Vocalization and breathing during the first year of life

Carol A. Boliek, Thomas J. Hixon, Peter J. Watson, Wayne J. Morgan

Research output: Contribution to journalArticle

40 Scopus citations

Abstract

Vocalization and breathing were studied in 40 healthy infants, including five boys and five girls each at ages 5 weeks, 2.5 months, 6.5 months, and 12 months. Breathing was monitored through the use of a variable inductance plethysmograph that enabled estimates of the volume changes of the rib cage, abdomen, and lung, as well as estimates of selected temporal features of the breathing cycle. Four vocalization types were studied intensively. These included cries, whimpers, grunts, and syllable utterances. Breathing behavior was highly variable across the four vocalization types, demonstrating the degrees of freedom of performance available to the infant to accomplish the aeromechanical drive required. Such behavior was influenced by body length, body position, and age, but not by vocalization type and sex. The protocol established is a useful tool for observing the natural course of the emergence of vocalization and breathing during the first year of life.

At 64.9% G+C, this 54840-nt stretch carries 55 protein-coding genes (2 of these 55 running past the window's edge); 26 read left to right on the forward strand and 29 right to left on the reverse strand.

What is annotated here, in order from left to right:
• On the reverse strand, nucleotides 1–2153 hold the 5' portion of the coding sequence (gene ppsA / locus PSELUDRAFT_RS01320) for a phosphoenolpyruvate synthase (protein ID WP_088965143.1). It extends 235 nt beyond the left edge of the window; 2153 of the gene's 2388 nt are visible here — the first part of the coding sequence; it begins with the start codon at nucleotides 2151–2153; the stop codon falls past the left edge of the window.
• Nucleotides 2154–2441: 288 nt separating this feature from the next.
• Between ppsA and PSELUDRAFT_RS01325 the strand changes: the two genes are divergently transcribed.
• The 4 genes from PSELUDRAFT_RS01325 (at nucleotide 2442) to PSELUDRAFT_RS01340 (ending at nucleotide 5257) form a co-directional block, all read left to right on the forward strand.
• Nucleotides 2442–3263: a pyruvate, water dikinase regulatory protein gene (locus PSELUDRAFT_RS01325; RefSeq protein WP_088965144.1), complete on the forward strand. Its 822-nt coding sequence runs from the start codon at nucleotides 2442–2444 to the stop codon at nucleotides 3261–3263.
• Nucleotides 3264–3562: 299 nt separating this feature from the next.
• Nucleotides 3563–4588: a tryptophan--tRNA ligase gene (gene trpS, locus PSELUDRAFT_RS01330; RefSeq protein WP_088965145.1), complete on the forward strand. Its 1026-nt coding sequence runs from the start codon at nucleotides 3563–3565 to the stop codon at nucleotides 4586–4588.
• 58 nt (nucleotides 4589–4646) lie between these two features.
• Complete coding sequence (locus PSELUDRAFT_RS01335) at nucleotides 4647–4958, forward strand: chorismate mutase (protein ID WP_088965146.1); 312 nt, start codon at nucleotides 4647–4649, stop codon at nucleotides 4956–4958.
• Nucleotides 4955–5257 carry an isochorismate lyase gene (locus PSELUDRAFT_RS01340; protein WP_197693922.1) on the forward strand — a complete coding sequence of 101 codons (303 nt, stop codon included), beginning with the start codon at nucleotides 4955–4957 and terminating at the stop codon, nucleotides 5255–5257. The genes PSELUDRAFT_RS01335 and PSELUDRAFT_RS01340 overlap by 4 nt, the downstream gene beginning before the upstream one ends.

Original languageEnglish (US)
Pages (from-to)1-22
Number of pages22
JournalJournal of Voice
Volume10
Issue number1
DOIs
StatePublished - Jan 1 1996

Keywords

  • Breathing
  • Development
  • Infants
  • Physiology
  • Vocalization

ASJC Scopus subject areas

  • Otorhinolaryngology
  • Speech and Hearing
  • LPN and LVN

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